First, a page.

In a word, yes. While many trainers argue that going slower and longer with cardio is best to burn fat and protect muscle mass, the opposite appears to be true.
Cardio done at a higher intensity for a shorter period of time will not only help you maintain your muscle, but can actually help you build muscle mass. When you train at a slow and steady pace for a longer period of time, you are training your muscle fibers to be more aerobic and have greater endurance.
Do you know how muscle fibers adapt to becoming more aerobic and gaining greater endurance? By becoming smaller and weaker! The smaller a muscle fiber is, the less time it takes for nutrients to travel within the muscle fiber. This speeds up the rate that the nutrients can be burned for fuel.
But even if you think of this from a common-sense perspective, it makes perfect sense. Stating that slow and steady cardio for longer periods of time is best for maintaining muscle mass is similar to saying that curling 5-pound dumbbells for 30 minutes straight will build more muscle than curling 40 pound dumbbells for sets of 10 reps with 2 minutes of rest between sets. See, the higher-intensity workout clearly builds muscle better. If you think about it, weightlifting is actually a form of HIIT!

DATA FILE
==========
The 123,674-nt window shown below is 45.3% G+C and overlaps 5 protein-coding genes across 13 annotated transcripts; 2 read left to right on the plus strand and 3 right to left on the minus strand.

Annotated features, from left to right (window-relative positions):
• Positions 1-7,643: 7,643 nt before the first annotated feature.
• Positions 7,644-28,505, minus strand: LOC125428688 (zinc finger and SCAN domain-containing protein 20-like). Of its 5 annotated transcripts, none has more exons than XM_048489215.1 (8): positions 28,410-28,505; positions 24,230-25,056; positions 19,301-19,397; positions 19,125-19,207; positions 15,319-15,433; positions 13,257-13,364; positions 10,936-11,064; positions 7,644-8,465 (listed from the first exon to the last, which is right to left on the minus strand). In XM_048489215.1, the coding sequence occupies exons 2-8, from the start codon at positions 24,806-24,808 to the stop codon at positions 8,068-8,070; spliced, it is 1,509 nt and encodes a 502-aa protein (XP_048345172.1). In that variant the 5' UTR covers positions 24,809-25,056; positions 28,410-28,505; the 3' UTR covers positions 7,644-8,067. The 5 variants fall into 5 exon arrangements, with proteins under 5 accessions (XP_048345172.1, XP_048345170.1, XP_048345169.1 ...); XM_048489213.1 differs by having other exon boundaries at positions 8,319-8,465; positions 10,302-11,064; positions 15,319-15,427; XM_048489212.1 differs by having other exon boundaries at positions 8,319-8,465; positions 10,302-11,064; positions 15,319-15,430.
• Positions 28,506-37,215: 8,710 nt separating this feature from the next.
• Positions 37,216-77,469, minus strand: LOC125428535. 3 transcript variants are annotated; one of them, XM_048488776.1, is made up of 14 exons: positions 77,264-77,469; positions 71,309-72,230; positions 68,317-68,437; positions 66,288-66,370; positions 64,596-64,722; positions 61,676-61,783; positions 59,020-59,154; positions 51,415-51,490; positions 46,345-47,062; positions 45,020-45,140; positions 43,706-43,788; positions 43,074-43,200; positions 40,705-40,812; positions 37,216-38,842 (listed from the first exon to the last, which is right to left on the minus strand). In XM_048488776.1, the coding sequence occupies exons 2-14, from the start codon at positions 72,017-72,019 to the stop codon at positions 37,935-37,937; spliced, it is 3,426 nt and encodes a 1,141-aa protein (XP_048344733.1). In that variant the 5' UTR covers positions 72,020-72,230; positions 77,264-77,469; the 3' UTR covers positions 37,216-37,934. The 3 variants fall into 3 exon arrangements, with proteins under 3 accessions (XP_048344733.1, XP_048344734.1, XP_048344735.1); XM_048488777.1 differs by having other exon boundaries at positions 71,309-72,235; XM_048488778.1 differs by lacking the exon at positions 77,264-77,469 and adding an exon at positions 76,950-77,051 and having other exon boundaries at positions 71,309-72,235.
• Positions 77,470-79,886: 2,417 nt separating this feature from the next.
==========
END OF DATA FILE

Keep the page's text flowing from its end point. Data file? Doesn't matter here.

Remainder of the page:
Actually, High Intensity Interval Training has begun incorporating strength training exercises. Some fitness professionals many alter the name slightly, but it is all pretty much HIIT. READ MORE on the various types of High Intensity Training.
The research backs this up:
HIIT THE BETA-ALANINE FOR MASSIVE MUSCLE GROWTH
One study in the Journal of the International Society of Sports Nutrition reported that male subjects following a 6-week HIIT program (done for 15 minutes per day at a ratio of 2:1 for exercise-to-rest, 3 days per week) while supplementing with beta-alanine gained more than 2 pounds of muscle after 3 weeks—despite no weightlifting during the program.
INCREASE YOUR TESTOSTERONE BY 100% WITH HIIT TRAINING
In another study, New Zealand researchers had competitive cyclists complete 4 weeks of HIIT training involving 30-second sprints on a stationary cycle separated by 30 seconds of rest. One group sprinted with high resistance on the pedals, making it harder to pedal, while the other group used a lighter resistance, which was easier to peddle. Both groups peddled as fast as they could during the 30-second sprints. They found that the men peddling at the highest resistance increased their testosterone levels by almost 100 percent, while the group peddling at a lighter resistance only increased test levels by about 60 percent. Since testosterone is critical for boosting muscle size and strength, doing HIIT with greater resistance may aid muscle growth and strength.
The Proof is in the Pudding!
Let’s HIIT it!
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Article by bodybuilding.com